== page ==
How to Memorize a Deck of Cards Like a Memory Master : Smart Memory Power

How to Memorize a Deck of Cards Like a Memory Master

One of the more impressive feats of memory you can do is to memorize a deck of cards. In this tutorial, I’ll show you how to memorize a deck of cards using a simple method.

First of all, let’s take a look at this method in action, courtesy of Dutch TV and memory champion Dominic O’Brien:

 

Just before I explain more about how to memorize a deck of cards, a quick disclaimer…

It’s going to take you a little while to learn the system you need to be able to remember a full deck. However, once you learn the system behind it, you can use it to memorize loads of other things.

OK, with that said, let’s get on with it!

How to Memorize a Deck of Cards

We’re going to start easy, by remembering just 10 cards and then building up from there. Eventually, we’ll build up to a full deck of 52 cards.

Step One

Create your Memory Palace:

  • Come up with a journey that has 10 stops or points along the way. It’s easiest to start by having the journey in a building that you know well, like your current or childhood home.
  • Run the journey in your head a few times, making sure you stop at each point. See it clearly in your mind before moving on.
  • Make sure that once you leave a room or place on your journey, you don’t revisit it. If you do, it will only confuse you.

You’re going to place an image along each point of the journey that will remind you of each card. The next step will show you how to create those images.

Step Two

For me, this is the really fun part of the process. Incidentally, the more fun you have with this, the easier you’ll find it to remember.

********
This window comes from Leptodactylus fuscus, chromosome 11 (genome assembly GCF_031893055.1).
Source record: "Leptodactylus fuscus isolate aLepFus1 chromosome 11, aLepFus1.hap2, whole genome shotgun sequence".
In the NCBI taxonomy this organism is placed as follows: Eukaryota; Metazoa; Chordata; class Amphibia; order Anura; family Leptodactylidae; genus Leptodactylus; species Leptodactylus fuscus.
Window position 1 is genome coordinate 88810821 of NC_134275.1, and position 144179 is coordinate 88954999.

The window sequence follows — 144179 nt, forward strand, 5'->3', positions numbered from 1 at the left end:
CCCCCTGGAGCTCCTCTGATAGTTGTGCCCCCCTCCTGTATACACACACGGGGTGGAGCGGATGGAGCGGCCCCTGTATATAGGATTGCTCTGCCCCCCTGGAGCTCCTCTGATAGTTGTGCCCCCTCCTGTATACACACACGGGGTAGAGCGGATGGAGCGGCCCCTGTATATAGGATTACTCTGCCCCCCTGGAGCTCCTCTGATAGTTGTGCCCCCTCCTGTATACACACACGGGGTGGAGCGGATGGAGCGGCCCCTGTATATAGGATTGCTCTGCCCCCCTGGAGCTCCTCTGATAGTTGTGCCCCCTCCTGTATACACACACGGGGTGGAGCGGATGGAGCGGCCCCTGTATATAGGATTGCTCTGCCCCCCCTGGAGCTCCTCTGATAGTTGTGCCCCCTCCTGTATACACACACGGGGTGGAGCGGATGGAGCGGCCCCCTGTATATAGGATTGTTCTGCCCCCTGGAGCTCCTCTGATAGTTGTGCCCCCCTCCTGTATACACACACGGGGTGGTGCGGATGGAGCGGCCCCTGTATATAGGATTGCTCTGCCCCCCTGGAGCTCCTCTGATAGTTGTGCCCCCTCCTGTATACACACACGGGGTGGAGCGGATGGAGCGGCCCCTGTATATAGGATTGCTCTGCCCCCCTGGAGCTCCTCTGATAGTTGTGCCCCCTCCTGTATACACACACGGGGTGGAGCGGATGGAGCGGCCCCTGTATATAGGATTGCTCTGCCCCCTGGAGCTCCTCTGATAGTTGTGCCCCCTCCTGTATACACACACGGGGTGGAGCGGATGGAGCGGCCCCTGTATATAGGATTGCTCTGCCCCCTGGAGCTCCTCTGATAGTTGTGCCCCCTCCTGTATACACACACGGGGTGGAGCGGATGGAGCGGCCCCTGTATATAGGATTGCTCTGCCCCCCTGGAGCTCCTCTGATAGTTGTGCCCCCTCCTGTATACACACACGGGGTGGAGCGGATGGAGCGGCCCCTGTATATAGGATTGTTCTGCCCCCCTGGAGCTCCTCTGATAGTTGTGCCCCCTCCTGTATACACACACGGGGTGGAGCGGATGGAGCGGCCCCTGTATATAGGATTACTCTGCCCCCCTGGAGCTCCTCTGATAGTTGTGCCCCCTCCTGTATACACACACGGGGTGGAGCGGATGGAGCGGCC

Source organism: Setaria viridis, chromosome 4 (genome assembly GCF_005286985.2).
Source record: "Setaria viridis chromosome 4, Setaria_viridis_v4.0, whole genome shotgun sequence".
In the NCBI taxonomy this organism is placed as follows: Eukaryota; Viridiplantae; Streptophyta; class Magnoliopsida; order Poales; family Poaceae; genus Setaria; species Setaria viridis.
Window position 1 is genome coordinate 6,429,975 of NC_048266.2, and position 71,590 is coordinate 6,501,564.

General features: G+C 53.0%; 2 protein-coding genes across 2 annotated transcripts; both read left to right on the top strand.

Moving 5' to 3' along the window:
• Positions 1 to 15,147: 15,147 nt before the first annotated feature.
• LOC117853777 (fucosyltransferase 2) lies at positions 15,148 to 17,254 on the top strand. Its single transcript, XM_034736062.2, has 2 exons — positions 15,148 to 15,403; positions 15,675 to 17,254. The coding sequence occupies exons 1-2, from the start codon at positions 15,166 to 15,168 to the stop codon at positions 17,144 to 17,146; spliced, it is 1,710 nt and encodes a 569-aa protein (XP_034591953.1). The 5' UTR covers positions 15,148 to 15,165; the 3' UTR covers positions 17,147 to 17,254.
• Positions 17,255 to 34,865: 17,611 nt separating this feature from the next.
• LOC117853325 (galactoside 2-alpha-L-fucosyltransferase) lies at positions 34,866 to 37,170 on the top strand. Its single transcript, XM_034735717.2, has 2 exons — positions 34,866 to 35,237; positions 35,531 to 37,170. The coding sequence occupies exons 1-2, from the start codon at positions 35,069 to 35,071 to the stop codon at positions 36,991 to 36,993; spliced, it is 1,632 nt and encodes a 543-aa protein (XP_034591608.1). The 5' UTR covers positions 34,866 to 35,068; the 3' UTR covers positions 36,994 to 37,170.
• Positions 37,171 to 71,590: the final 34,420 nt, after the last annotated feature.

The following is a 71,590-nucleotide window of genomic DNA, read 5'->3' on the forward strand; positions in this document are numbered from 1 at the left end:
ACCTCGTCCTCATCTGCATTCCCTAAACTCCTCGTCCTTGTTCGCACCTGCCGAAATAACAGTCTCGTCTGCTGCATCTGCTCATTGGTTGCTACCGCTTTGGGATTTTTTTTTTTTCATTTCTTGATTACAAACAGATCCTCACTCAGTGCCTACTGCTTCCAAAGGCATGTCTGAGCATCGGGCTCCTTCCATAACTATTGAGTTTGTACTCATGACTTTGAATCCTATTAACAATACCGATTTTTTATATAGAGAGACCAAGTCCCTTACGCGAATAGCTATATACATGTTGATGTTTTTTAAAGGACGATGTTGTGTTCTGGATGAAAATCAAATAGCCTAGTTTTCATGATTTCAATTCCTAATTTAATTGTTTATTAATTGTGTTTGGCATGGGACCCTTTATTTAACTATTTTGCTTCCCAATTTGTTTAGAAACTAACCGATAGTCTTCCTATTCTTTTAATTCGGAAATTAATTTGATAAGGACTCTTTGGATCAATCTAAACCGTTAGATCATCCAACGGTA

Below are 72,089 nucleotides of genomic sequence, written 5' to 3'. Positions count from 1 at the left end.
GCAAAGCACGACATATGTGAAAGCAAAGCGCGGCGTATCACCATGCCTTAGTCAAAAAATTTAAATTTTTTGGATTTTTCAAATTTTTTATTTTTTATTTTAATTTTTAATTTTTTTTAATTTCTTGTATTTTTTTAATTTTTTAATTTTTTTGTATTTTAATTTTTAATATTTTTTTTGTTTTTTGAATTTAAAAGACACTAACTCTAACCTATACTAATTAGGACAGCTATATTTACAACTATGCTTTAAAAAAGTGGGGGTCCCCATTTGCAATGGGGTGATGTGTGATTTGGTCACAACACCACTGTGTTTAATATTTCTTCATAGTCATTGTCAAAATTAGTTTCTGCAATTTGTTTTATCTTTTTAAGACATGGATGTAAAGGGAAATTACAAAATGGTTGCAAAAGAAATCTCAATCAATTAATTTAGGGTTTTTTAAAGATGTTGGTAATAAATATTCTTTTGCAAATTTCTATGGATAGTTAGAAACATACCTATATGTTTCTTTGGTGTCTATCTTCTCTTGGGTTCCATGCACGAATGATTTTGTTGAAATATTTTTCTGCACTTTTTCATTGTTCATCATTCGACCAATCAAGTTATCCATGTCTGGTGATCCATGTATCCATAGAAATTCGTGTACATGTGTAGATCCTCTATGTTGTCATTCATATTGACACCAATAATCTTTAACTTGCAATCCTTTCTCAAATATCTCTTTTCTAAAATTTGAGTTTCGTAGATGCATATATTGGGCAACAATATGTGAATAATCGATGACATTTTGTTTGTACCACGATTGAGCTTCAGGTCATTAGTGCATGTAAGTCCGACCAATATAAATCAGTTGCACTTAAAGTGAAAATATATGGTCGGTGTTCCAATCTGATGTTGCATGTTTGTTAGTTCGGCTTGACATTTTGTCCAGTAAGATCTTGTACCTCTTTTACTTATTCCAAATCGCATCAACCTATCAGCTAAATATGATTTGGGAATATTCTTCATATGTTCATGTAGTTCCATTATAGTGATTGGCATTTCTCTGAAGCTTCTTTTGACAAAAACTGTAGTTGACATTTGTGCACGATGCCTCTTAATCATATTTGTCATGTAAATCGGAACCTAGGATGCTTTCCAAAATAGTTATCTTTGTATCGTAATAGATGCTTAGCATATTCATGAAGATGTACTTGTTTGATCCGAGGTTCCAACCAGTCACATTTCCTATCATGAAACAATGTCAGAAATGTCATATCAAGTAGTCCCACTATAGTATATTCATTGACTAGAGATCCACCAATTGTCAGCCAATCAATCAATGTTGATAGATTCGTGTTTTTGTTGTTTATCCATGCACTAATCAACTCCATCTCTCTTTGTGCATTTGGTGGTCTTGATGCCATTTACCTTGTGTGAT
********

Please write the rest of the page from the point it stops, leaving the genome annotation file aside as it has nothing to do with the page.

You’re going to use a method of coding the cards into your memory by associating people with them. The people need to be familiar to you, either because they’re known to you personally (friends, family etc) or because they’re famous in some way.

Here’s how it’s going to work:

First of all, you need to learn the suits of the cards and convert them into just their first letter.

Clubs C
Hearts H
Spades S
Diamonds D

Step Three

Next, you need to learn this short sequence which converts the card numbers into letters too. There is no zero in cards, but we’ll be using 0 to represent 10. We’ll deal with the court cards (also known as face cards) in a moment.

1 2 3 4 5 6 7 8 9 0
A B C D E S G H N O

You’ll notice that the first 5 numbers convert into their equivalent letters in the alphabet, as do 7 and 8. However, 6 converts to S because it has a strong S sound at the start of the word ‘Six’. The number 9 converts to N for similar reasons – There are two N’s in the word ‘nine’.

Finally, 0 translates into the letter O, simply because they look the same.

This is known as the Dominic System and it was created by none other than memory master Dominic O’Brien (featured in the video, above).

You can now use these two keys to convert each card into the initials of a person.

how to memorize a deck of cards

The 2 of Spades

For example, the 2 of Spades converts to the initials B.S. which could signify actress Brooke Shields.

Remember the people you picture must be familiar to you and you must be able to picture them clearly in your mind.

If Brooke Shields isn’t familiar to you, come up with someone you know or someone famous that you recognise with those initials. (You could have Ben Stiller, Britney Spears, Bruce Springsteen or even Bugsey Seigel)

Remember, the first person you think of with those initials is often the one that’s easier to remember, although it’s worth going to Google and typing in:

‘Famous people initials BS’

…And then simply changing the initials for each card. This will speed up the process.

By the end of this section, you should have 52 different people in mind. Now all you need to do is learn them by looking at each card and picturing the associated person by finding their initials.

So, you’ll see the 10 of Clubs, convert it into initials (OC) and you get Oliver Cromwell.